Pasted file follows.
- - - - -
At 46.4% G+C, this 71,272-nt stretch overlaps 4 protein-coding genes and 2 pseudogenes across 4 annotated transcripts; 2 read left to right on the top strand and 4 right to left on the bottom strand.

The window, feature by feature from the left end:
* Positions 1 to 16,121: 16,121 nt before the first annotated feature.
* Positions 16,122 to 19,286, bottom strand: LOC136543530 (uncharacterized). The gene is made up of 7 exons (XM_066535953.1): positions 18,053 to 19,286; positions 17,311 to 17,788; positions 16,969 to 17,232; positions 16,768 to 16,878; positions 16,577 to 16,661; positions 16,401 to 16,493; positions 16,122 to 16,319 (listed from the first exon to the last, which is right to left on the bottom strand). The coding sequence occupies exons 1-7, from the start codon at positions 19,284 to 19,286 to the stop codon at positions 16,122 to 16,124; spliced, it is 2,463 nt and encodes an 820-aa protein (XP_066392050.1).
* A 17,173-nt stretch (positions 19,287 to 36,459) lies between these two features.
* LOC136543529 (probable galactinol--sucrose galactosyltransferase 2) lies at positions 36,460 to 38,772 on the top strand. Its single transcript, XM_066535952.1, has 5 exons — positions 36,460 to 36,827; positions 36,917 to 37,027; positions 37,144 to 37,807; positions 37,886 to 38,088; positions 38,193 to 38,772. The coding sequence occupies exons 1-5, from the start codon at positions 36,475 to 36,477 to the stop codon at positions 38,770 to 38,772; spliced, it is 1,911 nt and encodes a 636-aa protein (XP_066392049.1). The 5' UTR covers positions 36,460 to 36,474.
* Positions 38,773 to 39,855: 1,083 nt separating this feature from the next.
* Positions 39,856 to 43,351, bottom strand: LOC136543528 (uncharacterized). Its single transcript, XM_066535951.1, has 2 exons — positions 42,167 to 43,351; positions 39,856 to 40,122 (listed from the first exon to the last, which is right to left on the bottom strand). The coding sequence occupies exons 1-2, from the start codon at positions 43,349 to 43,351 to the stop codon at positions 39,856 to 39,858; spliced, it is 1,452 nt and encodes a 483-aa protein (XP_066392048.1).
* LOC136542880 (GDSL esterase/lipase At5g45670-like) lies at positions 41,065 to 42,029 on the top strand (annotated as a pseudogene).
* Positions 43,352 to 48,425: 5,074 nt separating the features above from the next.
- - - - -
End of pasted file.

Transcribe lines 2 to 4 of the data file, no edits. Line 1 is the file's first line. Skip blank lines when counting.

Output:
The window, feature by feature from the left end:
* Positions 1 to 16,121: 16,121 nt before the first annotated feature.
* Positions 16,122 to 19,286, bottom strand: LOC136543530 (uncharacterized). The gene is made up of 7 exons (XM_066535953.1): positions 18,053 to 19,286; positions 17,311 to 17,788; positions 16,969 to 17,232; positions 16,768 to 16,878; positions 16,577 to 16,661; positions 16,401 to 16,493; positions 16,122 to 16,319 (listed from the first exon to the last, which is right to left on the bottom strand). The coding sequence occupies exons 1-7, from the start codon at positions 19,284 to 19,286 to the stop codon at positions 16,122 to 16,124; spliced, it is 2,463 nt and encodes an 820-aa protein (XP_066392050.1).